Background There is limited knowledge regarding the extent of the disease burden of syphilis in the Middle East and North Africa (MENA) region. The objective of this study was to provide, for the first time, a review of the prevalence of syphilis in the MENA region.
Methods A systematic review of all available data on syphilis prevalence in 23 countries in MENA was conducted following the PRISMA guidelines. Sources of data included PubMed and Embase databases which were searched with no restrictions on time or language. Identified records were screened for relevance and eligibility. All studies with a prevalence measure of syphilis were eligible for inclusion irrespective of study design.
Results The search yielded 383 records out of which 98 articles were found eligible for inclusion. Results were classified and analysed according to three defined population risk groups: High-risk, intermediate-risk, and general population (low risk). High-risk populations had the following prevalence levels: female sex workers (1% - 87%), men who have sex with men (4%–60%), male sex workers (4%–63%) and injecting drug users (1%–18%). Select intermediate risk groups had the following prevalence levels: STD clinic attendees (1%–33%), prisoners (0%–23%), and truck drivers (4%–7%). Select general population groups had the following prevalence levels: blood donors (0%–3%) and ANC attendees (0%–19%).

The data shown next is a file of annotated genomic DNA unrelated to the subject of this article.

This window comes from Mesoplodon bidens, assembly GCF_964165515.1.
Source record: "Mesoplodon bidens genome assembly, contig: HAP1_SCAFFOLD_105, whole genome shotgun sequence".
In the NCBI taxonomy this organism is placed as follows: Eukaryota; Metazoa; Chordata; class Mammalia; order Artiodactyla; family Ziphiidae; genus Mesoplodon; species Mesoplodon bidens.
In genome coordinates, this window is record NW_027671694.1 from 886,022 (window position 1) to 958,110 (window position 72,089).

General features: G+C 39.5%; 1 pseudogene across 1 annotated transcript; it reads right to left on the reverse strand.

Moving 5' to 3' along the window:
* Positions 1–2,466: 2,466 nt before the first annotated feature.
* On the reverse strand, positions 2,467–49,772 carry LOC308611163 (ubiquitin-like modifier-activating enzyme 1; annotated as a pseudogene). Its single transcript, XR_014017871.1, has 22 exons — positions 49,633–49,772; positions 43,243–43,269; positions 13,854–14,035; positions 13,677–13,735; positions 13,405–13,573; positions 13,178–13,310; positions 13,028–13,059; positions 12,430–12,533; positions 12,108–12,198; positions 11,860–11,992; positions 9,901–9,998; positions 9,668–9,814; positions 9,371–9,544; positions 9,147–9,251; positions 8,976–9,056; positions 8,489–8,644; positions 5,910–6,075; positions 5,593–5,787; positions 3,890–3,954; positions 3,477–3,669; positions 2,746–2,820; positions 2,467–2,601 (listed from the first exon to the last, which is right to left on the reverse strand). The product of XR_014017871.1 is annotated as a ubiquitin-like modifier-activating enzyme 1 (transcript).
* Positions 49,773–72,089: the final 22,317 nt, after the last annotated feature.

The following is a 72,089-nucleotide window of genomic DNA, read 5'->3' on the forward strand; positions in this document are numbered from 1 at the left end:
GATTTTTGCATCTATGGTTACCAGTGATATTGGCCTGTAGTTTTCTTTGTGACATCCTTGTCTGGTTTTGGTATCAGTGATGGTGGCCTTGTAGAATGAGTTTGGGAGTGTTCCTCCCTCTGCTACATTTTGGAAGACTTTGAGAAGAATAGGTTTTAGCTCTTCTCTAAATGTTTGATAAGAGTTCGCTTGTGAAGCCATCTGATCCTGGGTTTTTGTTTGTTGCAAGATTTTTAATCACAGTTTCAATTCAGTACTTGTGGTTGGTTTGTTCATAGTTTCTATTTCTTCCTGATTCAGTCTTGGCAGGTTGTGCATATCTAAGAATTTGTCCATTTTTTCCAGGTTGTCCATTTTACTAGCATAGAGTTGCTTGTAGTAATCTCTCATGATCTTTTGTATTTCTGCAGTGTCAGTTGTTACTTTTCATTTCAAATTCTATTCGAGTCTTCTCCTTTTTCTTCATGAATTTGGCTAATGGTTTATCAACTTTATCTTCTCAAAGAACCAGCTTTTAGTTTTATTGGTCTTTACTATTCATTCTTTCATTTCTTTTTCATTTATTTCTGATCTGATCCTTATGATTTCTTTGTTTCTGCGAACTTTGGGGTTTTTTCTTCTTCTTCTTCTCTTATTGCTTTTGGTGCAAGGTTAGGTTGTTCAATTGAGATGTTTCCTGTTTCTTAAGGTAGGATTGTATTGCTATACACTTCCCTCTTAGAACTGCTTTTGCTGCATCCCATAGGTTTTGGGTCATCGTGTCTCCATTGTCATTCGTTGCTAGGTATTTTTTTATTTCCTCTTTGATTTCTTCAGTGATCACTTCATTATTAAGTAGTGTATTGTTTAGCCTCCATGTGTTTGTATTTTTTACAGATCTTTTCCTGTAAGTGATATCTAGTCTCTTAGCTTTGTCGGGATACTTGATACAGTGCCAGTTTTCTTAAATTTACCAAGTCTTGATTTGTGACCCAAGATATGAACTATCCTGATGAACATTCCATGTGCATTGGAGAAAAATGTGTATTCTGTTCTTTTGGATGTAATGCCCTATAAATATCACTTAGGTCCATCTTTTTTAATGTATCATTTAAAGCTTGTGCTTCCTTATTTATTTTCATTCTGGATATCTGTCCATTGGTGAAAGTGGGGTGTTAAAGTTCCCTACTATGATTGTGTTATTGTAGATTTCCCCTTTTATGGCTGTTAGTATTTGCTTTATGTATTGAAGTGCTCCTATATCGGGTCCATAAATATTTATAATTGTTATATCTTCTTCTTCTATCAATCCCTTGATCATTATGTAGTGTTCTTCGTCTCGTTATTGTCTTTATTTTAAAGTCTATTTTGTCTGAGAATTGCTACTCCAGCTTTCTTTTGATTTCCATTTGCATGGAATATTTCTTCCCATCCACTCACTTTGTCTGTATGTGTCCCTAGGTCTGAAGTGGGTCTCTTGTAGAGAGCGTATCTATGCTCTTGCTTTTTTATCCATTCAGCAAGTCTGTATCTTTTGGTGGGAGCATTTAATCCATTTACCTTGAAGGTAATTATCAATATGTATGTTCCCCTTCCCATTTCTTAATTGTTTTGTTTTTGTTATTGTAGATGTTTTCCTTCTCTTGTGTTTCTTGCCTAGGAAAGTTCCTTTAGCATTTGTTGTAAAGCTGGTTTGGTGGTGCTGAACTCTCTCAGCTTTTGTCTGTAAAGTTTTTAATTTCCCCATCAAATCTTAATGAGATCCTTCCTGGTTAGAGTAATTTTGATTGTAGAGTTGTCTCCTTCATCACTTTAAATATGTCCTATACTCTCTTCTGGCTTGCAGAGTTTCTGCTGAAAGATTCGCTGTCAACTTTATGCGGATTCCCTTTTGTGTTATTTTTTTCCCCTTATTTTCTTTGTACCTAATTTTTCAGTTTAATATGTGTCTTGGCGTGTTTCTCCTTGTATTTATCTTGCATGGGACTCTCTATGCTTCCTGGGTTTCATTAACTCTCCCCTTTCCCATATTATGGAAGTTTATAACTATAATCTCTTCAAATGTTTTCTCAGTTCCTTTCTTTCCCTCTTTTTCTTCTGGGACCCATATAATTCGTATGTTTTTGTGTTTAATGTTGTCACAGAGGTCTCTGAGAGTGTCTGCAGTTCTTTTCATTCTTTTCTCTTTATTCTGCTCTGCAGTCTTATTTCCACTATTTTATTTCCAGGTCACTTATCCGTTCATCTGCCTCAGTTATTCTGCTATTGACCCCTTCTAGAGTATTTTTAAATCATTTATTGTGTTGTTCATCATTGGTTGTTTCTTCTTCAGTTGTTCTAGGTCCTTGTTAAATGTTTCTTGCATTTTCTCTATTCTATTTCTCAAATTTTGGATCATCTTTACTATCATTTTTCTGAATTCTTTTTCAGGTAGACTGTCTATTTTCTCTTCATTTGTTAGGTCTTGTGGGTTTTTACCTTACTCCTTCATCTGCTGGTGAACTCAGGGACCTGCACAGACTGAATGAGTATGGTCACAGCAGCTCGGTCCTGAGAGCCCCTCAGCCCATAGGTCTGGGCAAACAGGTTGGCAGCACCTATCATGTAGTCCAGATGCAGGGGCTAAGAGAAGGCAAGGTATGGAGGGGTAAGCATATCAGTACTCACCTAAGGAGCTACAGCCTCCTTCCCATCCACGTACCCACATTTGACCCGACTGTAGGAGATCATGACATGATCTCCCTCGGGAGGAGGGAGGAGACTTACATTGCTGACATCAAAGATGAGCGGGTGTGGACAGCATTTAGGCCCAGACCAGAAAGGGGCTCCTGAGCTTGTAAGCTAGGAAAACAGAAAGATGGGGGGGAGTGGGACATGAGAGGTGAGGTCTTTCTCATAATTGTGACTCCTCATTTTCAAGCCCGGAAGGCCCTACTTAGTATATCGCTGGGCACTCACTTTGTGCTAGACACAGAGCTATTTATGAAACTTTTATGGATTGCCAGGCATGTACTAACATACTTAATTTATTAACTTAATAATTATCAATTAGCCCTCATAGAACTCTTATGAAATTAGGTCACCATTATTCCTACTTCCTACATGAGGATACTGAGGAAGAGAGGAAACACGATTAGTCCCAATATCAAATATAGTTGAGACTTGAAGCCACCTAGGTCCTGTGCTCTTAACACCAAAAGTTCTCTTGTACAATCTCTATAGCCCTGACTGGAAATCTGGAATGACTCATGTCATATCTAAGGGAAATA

Conclusions The quality of studies and their designs varied and diagnostic methods were not always clear. High prevalence levels were identified among high-risk populations, and relatively high levels were also found among intermediate risk groups. Low prevalence levels however were documented among general population groups. Though the overall prevalence of syphilis in MENA may not be large, there is still significant burden of disease that needs to be addressed. Given the limitations in available data, further studies are needed to better characterise the infection trends.